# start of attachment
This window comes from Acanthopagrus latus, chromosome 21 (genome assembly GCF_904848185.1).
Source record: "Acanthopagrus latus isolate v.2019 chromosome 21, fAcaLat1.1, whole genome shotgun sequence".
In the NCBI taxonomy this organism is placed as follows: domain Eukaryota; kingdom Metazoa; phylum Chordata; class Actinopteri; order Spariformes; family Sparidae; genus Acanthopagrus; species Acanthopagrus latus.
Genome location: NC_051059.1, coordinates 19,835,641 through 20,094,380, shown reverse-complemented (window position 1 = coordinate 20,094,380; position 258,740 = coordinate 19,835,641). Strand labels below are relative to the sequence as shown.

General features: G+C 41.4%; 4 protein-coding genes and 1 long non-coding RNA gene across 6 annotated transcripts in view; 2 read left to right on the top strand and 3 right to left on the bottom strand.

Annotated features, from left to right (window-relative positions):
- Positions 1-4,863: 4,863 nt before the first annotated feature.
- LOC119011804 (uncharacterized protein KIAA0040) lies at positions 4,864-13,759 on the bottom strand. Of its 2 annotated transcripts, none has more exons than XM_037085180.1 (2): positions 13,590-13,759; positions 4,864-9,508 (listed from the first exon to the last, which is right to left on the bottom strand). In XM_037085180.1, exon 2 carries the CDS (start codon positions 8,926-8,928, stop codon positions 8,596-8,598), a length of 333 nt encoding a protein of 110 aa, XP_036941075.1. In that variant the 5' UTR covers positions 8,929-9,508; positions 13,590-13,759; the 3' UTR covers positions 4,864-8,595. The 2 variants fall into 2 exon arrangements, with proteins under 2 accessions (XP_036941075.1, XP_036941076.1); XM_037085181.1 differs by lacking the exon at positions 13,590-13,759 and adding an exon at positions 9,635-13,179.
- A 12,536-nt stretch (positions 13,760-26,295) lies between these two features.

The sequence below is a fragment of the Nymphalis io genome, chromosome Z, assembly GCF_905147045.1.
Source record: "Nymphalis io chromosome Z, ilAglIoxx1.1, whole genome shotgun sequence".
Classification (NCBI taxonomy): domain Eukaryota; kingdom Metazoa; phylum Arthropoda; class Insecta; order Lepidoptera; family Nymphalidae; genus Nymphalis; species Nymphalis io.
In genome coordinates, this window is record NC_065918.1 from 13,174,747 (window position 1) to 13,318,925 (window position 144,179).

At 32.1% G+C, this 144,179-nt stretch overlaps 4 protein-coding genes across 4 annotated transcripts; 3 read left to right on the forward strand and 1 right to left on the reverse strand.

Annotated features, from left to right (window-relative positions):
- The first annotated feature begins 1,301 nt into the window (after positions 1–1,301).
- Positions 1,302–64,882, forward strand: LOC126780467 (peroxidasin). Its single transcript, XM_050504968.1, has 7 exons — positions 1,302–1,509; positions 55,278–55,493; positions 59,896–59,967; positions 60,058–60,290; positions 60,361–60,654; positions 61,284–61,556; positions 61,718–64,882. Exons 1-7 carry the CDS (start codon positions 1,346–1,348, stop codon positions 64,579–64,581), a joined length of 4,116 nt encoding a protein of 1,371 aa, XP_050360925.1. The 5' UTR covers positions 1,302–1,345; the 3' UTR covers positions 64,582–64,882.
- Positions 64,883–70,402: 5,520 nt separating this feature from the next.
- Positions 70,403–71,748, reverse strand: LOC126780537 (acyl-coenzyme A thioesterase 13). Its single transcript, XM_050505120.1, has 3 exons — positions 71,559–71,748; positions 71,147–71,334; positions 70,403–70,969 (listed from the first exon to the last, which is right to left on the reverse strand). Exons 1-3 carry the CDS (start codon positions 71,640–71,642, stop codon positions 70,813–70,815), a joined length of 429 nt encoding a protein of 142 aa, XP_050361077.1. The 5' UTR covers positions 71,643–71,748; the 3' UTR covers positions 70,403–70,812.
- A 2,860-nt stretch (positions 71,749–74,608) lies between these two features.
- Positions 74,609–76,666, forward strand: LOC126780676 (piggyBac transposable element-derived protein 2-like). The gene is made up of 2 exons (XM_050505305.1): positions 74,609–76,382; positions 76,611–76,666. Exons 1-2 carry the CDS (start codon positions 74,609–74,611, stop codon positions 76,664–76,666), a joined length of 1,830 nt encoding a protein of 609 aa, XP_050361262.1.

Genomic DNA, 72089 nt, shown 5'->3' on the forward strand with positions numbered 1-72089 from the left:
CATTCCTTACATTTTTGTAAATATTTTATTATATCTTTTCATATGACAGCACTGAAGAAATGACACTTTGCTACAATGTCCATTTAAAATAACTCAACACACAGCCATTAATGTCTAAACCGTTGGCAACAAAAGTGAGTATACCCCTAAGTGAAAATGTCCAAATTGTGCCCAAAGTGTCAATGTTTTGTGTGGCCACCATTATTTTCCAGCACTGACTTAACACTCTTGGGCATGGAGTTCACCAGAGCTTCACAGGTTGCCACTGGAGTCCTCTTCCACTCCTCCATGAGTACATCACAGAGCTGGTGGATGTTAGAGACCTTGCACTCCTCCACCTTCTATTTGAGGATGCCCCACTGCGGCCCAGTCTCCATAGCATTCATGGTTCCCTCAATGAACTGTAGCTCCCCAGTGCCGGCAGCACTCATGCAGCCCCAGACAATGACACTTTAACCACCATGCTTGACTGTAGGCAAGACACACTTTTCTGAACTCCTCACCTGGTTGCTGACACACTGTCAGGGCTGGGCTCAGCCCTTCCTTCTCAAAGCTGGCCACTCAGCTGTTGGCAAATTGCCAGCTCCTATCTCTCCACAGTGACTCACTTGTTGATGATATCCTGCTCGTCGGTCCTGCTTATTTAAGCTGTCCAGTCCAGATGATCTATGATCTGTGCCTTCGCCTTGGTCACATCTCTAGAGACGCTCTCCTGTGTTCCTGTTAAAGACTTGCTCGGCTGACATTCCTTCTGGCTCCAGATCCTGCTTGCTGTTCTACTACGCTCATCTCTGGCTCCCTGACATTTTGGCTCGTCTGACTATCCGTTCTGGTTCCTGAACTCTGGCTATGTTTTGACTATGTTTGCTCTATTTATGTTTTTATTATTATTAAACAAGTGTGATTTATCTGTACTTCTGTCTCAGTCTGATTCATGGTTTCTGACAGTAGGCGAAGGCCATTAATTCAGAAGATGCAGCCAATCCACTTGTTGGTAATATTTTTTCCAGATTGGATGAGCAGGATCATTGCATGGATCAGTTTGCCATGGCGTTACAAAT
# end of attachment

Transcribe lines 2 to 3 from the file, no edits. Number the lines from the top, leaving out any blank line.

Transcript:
Source record: "Acanthopagrus latus isolate v.2019 chromosome 21, fAcaLat1.1, whole genome shotgun sequence".
In the NCBI taxonomy this organism is placed as follows: domain Eukaryota; kingdom Metazoa; phylum Chordata; class Actinopteri; order Spariformes; family Sparidae; genus Acanthopagrus; species Acanthopagrus latus.